We’ve been reporting for a long time on the physician shortage and how various stakeholders try to deal with it.

It perhaps comes as no surprise, then, that hospitals and medical groups rely increasingly on locum tenens physicians to help fill the gaps, thereby ensuring continuity of care and of revenue streams.

But what about quality?

That question was put to 106 hospital, medical group, and government health facility managers in a study by Staff Care, a physician staffing company.

“The majority (57 percent) rated locum tenens physicians’ skills as either good or excellent, down from 72 percent in 2010 ... from 66 percent in 2009 and 76 percent in 2007,” the study states. “One reason … may be the proliferation of both locum tenens physicians and locum tenens staffing firms that place physician candidates, leading to less uniform standards. The 2012 survey suggests that users of locum tenens physicians ensure the staffing firms they work with have robust quality and credentialing programs in place.”

The survey was conducted between October 2011 and February 2012 and suggests how much scrambling will need to be done as more people get insurance under the Affordable Care Act — scrambling that will include using locum tenens doctors. In fact, these temporary players seem to have carved out a permanent niche in the industry.

“In each of the last five temporary physician staffing surveys conducted by Staff Care, at least 72 percent of respondents have indicated that their facilities used locum tenens physicians sometime in the previous 12 months, suggesting that the use of locum tenens physicians has become a standard practice at the majority of health care facilities offering physician services,” the study states. In addition, 41 percent say that they are currently looking for temporary physicians. Perhaps not surprisingly, the most sought-after temp doctors are in primary care.

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There’s a lot more going on in health care than mergers (Aetna-Humana, Anthem-Cigna) creating huge players. Hundreds of insurers operate in 50 different states. Self-insured employers, ACA public exchanges, Medicare Advantage, and Medicaid managed care plans crowd an increasingly complex market.

Major health care players are determined to make health information exchanges (HIEs) work. The push toward value-based payment alone almost guarantees that HIEs will be tweaked, poked, prodded, and overhauled until they deliver on their promise. The goal: straight talk from and among tech systems.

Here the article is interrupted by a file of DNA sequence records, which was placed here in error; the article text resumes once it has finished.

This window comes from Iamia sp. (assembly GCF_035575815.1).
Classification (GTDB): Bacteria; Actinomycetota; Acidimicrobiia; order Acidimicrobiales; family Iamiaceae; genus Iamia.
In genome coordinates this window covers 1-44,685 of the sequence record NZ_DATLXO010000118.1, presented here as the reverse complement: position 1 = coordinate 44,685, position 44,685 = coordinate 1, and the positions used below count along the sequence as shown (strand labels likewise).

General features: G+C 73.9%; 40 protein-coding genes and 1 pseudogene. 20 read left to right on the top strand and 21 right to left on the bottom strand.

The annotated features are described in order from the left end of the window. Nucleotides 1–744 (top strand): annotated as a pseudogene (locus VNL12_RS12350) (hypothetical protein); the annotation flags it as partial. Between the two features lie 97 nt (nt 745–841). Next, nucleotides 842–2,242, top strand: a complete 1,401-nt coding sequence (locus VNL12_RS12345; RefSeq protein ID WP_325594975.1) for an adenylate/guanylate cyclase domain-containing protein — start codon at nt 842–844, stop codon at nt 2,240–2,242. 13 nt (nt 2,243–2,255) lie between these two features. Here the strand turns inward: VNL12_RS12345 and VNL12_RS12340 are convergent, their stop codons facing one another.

They bring a different mindset. They’re willing to work in teams and focus on the sort of evidence-based medicine that can guide health care’s transformation into a system based on value. One question: How well will this new generation of data-driven MDs deal with patients?

The surge of new MS treatments have been for the relapsing-remitting form of the disease. There’s hope for sufferers of a different form of MS. By homing in on CD20-positive B cells, ocrelizumab is able to knock them out and other aberrant B cells circulating in the bloodstream.

A flood of tests have insurers ramping up prior authorization and utilization review. Information overload is a problem. As doctors struggle to keep up, health plans need to get ahead of the development of the technology in order to successfully manage genetic testing appropriately.

Having the data is one thing. Knowing how to use it is another. Applying its computational power to the data, a company called RowdMap puts providers into high-, medium-, and low-value buckets compared with peers in their markets, using specific benchmarks to show why outliers differ from the norm.
Competition among manufacturers, industry consolidation, and capitalization on me-too drugs are cranking up generic and branded drug prices. This increase has compelled PBMs, health plan sponsors, and retail pharmacies to find novel ways to turn a profit, often at the expense of the consumer.
The development of recombinant DNA and other technologies has added a new dimension to care. These medications have revolutionized the treatment of rheumatoid arthritis and many of the other 80 or so autoimmune diseases. But they can be budget busters and have a tricky side effect profile.

Shelley Slade
Vogel, Slade & Goldstein

Hub programs have emerged as a profitable new line of business in the sales and distribution side of the pharmaceutical industry that has got more than its fair share of wheeling and dealing. But they spell trouble if they spark collusion, threaten patients, or waste federal dollars.

More companies are self-insuring—and it’s not just large employers that are striking out on their own. The percentage of employers who fully self-insure increased by 44% in 1999 to 63% in 2015. Self-insurance may give employers more control over benefit packages, and stop-loss protects them against uncapped liability.